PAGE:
2014 is before us. I've decided to write afresh about some of the things I've come to believe are in scripture and are a bit different than I have held to in the past. To anticipate the surprise some may have with some of my theological positions, I will have to trace a bit of my journey for understanding.
You may not be convinced you need to go along with this read and I certainly understand that. If you do desire to go with me however, I welcome you, and I trust the review of my journey thus far, can be of some help.
Over the past fifty years I have served as Pastor to several great churches, not the least of which was Southcliff Baptist Church in Ft. Worth Texas. It was while there that a profound moment came to my life and ministry at the age of 40. You can see I'm going back some 33 years but this moment is needed for real understanding. So permit me this excursion in the past first, if you will!
Having been born into an alcoholic family with little or no church ties at all, you can understand my lack of biblical knowledge of any kind during my first ten years of life. My sister then started dating a Baptist preacher and all that changed for the good. It was off to church with some regularity. At age 13, under deep conviction and great childish fear, I responded to the gospel and was converted, baptized, and well on my way to a different kind of life.
My sister and that preacher she had started dating, married, and he quickly became my role model, the only real one I'd ever had, and just like him I wanted to be. At age 15 I "felt called to preach" and told him so. He wisely accepted my leanings and tested them in September of 1955 by asking me to preach for him on a Wednesday evening. I did and the rest is history, you can do the math.
Ordained at 16, called to my first church as pastor at 17, three weeks before my 18th birthday, and married by then to a 17 year old girl whom I loved deeply, and still do, I was young, immature, but at the time, in my own mind at least, on my way to being the best Baptist preacher/pastor Southern Baptists had ever seen.
My hero in the faith, my brother-in-law, and my sister had long since gone to Chile as missionaries, where they served for over 35 years, so I had lost the one pointing the way. I found another. He was my father-in-law. Fred was a SBC evangelist who had been working in the oil industry and the planning and resources board for the State of Oklahoma. All that changed after he was fired for witnessing on the job. So he began to preach and, after I met him, assisted him in some meetings, and then met his daughter, he quickly replaced my need for a direction setter spiritually.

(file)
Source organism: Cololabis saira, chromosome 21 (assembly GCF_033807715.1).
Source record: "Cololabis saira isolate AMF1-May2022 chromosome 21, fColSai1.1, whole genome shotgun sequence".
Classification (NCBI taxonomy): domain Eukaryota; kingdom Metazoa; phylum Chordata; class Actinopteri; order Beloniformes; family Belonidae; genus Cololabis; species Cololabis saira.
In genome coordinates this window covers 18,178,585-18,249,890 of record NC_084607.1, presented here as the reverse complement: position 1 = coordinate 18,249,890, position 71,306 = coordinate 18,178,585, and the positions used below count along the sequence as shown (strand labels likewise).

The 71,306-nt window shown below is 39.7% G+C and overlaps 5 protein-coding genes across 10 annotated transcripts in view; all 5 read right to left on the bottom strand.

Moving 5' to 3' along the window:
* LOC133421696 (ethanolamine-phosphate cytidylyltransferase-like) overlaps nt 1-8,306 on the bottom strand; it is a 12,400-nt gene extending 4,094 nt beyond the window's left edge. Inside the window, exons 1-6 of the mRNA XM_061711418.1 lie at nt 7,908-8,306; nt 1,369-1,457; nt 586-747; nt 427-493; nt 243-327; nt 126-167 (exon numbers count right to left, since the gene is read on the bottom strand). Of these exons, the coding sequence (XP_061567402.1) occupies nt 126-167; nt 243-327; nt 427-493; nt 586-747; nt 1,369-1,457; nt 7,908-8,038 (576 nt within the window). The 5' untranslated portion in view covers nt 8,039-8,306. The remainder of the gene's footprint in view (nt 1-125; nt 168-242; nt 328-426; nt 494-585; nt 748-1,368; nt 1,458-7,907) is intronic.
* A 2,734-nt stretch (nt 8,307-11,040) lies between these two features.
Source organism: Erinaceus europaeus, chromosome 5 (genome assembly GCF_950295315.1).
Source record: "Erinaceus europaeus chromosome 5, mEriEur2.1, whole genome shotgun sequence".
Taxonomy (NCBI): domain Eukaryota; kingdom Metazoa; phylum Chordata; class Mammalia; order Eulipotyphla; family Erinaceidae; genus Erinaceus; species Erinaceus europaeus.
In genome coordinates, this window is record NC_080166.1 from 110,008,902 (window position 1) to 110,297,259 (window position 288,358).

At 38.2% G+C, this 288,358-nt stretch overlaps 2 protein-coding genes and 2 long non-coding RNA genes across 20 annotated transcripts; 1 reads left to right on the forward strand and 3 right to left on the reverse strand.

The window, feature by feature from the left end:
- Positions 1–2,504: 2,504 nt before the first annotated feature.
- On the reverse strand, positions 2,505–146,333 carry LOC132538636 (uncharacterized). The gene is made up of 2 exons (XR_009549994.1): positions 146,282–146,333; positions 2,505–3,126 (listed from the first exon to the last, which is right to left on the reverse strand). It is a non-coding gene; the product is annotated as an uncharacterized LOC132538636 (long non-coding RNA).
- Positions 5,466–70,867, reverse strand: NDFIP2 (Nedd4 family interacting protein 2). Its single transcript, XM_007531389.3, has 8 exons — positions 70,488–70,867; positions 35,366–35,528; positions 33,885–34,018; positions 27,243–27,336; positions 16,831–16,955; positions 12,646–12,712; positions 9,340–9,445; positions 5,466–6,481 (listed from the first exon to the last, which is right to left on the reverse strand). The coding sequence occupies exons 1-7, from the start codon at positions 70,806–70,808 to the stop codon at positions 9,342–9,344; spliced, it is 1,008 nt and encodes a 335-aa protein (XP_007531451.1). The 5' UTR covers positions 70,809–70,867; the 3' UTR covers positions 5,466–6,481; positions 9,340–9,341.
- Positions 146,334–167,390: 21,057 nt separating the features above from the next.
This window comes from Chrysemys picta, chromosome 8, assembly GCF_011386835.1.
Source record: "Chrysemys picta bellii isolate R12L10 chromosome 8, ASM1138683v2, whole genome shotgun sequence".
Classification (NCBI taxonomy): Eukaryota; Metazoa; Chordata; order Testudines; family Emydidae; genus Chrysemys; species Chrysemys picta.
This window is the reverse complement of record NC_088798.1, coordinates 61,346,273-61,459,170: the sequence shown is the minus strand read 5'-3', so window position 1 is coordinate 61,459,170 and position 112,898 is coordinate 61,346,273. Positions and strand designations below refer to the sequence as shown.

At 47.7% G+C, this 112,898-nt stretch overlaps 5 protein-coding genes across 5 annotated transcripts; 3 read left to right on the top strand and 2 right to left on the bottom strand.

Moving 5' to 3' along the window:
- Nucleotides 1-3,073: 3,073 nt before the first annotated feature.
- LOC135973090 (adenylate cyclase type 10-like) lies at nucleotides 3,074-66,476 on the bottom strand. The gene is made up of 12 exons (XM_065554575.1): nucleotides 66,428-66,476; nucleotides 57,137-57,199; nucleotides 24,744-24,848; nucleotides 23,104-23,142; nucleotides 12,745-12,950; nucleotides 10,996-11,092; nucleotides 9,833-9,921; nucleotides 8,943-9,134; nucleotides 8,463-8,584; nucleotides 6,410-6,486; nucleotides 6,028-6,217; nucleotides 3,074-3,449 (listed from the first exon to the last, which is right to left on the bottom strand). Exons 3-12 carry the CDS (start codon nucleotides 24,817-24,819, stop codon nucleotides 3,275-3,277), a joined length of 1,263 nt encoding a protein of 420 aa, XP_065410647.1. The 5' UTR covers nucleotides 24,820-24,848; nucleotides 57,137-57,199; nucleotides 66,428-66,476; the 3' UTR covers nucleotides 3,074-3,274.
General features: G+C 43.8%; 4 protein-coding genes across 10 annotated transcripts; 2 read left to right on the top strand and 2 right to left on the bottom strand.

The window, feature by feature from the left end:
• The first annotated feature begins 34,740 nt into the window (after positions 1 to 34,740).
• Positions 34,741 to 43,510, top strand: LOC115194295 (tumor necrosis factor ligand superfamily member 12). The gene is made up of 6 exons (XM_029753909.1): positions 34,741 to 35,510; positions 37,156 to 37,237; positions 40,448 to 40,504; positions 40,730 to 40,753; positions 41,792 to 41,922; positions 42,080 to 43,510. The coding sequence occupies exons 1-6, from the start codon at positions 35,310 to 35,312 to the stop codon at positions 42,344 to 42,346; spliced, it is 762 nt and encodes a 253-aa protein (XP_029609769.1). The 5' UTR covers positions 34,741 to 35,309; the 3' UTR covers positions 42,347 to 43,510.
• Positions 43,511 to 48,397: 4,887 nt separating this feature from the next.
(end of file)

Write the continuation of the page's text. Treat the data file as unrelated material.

It was at this time I began reading not only J.M.Carroll's book "Trail of Blood," but the reformed writers both old and new. It was A.W. Pink, with whom my father-in-law carried on a personal correspondence, that carried the day theologically for me. I now had my pace setters again. You can see the pattern setting up already.
I wound up being a rabid Landmarker, a Calvinist, a dispensationalist and having many other systems firmly in place as well. I eventually came to the place of a "Christ in me/Holy Spirit life" being as real to me as any system of thought and theology could possible be.
Don't misunderstand me here, please. All of this was genuine to me and I was learning to preach while developing sermons and reading all of this time. But it was, unfortunately, a dependence on the regurgitated thoughts of others in which my confidence lay. My preaching was Truth, as I heard it and knew it at the time, and, if people were to be believed, I did a fair to middling job of presenting it Sunday after Sunday. Add to that all the seminars and movements that capture preachers, and I must admit that I was one of the captured, I knew a lot of doctrinal truth for a kid. I'm not condemning them or me, just setting the background for what I want to eventually say.